How to Start Your First PCB Design Project

Attempting a printed circuit board project for the first time can appear intimidating to someone unfamiliar with electronics or has never tried one before. Fortunately, it’s not necessary to be an engineer to design a printed circuit board. Whether you are a hobbyist, inventor, or a student, a step-wise guide to starting the design process can be incredibly helpful. The entire process is often very straightforward with the right guidance and software. Use these seven important steps to guide you through beginning your first printed circuit board design project.

What is a Printed Circuit Board?

Printed Circuit Board

Printed circuit boards, or PCBs, are an essential part of today’s electronics. They feature a compact, organized structure of electrical components. Not only is the PCB a means to contain the elements, but it also connects them. PCBs can be composed of unique materials, various layers and serve a variety of purposes. Whatever type of PCB you intend to design, the preliminary steps will remain the same.

1. Determine Your Budget

Considering printed circuit boards can become very expensive to manufacture, it’s essential to decide on an overall budget for your project. Although you could estimate pcb costs after creating a design, there’s a high risk that you will have to start over from the first step to stay within a reasonable expense window. If you begin your design with a price range in mind, you’ll likely make intentional adjustments to save materials and, ultimately, manufacturing costs. There’s still a chance you will be forced to rework ideas even with an established budget—that’s OK. Use the design process to try various concepts and gain experience. Be sure to include the price of any design software in your budget.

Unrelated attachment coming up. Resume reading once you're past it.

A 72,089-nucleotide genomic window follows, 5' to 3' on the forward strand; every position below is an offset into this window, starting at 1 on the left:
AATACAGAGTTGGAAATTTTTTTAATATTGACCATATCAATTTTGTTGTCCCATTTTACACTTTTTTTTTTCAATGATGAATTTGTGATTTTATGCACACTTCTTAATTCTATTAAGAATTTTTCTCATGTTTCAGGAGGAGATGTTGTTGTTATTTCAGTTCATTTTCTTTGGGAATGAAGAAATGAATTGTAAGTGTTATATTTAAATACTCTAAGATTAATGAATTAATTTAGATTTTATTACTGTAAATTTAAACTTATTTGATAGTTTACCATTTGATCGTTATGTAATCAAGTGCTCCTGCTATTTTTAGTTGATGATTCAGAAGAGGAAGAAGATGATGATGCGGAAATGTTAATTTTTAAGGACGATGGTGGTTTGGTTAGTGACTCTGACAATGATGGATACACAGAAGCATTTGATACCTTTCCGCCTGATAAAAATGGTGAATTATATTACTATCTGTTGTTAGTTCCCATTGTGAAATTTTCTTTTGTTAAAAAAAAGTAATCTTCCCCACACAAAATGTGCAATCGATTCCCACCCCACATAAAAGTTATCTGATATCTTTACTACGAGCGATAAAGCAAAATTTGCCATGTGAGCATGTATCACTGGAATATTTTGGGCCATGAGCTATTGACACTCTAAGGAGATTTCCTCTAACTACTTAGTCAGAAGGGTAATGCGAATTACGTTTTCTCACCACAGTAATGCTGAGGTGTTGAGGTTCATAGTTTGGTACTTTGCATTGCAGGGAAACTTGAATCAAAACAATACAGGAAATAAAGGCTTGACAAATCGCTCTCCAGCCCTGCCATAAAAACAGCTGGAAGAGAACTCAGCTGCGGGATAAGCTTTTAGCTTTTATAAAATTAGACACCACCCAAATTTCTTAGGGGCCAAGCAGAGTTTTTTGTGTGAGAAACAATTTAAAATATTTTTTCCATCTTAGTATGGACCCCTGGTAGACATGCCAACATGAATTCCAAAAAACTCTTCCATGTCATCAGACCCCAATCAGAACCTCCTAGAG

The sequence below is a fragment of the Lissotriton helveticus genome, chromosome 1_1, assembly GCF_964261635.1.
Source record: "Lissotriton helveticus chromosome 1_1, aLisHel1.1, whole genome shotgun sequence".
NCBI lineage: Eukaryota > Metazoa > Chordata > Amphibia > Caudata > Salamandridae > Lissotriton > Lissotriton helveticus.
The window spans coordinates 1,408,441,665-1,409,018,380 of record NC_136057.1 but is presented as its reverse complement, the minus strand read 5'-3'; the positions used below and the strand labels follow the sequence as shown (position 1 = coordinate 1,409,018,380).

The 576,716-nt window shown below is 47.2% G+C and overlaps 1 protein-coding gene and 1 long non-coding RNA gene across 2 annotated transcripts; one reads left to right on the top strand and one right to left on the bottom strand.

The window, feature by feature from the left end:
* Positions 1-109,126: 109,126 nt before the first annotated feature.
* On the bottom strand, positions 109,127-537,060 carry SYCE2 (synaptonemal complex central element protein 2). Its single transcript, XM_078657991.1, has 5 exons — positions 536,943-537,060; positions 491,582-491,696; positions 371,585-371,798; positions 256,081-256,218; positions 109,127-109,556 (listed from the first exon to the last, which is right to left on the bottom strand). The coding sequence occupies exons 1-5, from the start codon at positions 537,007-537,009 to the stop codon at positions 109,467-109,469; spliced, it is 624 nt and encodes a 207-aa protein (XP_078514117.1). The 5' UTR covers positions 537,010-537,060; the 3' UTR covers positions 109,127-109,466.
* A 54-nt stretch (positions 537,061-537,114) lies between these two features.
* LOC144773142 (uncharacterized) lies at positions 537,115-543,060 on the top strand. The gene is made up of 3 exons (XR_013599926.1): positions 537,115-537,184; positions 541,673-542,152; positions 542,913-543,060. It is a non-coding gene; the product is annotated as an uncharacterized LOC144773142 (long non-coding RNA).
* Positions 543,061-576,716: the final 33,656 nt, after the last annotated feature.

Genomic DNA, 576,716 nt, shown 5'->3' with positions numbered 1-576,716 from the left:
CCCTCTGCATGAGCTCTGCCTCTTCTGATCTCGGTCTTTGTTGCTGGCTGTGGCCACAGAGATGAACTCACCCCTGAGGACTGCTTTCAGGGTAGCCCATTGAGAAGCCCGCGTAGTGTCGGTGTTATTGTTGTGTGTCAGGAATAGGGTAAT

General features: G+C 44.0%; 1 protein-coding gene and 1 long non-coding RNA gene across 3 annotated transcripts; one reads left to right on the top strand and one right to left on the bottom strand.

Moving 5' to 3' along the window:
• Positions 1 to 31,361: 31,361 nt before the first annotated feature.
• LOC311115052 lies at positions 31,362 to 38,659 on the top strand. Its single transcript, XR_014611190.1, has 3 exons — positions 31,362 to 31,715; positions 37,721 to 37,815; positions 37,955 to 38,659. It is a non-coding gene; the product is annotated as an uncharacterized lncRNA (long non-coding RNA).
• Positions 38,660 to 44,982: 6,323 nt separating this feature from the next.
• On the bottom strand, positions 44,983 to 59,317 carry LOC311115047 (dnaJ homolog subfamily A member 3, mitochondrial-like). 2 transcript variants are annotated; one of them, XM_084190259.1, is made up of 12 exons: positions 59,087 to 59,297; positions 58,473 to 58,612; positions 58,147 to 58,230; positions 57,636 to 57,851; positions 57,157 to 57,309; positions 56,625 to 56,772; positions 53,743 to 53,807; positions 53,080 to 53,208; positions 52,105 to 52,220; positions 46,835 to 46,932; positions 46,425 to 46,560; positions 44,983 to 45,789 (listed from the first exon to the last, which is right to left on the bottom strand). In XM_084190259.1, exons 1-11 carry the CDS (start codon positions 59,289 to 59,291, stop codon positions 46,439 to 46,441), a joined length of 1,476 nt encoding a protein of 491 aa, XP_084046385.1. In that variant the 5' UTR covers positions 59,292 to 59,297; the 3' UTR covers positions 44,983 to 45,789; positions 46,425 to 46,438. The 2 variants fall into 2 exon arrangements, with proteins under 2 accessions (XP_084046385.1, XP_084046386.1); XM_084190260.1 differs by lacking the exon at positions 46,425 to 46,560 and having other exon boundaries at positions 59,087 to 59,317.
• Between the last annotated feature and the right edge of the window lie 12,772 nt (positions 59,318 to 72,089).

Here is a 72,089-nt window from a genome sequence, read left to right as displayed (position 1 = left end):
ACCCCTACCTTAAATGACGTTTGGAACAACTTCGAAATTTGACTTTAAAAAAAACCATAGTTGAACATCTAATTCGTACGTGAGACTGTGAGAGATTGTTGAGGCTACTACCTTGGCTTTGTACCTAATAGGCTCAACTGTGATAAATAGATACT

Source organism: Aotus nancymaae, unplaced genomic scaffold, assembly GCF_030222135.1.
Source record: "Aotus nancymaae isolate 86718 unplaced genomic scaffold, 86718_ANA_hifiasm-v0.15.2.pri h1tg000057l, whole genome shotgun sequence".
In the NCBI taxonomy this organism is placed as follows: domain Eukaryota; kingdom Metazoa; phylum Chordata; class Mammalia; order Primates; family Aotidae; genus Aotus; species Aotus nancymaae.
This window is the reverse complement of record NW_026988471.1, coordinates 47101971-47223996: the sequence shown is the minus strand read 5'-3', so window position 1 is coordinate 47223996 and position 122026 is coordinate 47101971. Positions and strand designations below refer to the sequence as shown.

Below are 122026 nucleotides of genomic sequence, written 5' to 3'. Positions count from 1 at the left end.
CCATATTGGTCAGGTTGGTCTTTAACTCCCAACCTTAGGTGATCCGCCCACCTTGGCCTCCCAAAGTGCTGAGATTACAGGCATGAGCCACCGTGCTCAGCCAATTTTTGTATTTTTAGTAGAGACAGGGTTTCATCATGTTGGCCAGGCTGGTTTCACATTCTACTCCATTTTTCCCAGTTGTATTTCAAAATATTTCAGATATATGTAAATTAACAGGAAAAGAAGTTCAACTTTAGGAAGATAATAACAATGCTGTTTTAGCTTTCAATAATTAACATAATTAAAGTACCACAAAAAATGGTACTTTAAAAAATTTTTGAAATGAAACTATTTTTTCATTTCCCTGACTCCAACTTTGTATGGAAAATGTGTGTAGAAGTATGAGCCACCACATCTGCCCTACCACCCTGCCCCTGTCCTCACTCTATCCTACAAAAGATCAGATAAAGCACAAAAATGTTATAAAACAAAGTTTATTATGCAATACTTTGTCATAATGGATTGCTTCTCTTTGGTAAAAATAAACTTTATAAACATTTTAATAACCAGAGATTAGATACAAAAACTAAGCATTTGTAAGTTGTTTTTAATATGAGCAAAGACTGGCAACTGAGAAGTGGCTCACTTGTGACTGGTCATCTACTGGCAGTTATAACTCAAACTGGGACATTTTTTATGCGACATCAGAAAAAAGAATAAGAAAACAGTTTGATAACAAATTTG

2. Develop a Schematic

Before beginning your PCB design project, you’ll want to decide if you prefer to draw your schematic by hand or use a software program. There are numerous design software options available—be careful to select one tailored to your needs. Should you elect to recreate or modify your PCB project in the future, you will want software that allows you to save the schematic. As a beginner, you likely won’t require advanced tools but know that special features are an option. These capabilities often include simulation or 3D design views, which can be helpful in the process.

Your schematic is the blueprint of your board design. Start with a basic framework that will allow you to check all requirements off your list. You can then group components to save energy or funds. Placement is critical to the functionality and overall success of your PCB design. Begin first with the most fundamental parts, then add and modify around those elements. It’s important to avoid overcrowding or overheating your PCB, so keep that in mind during the schematic stage. The addition of layers can help address this possibility.

3. Compile a List of Components and Materials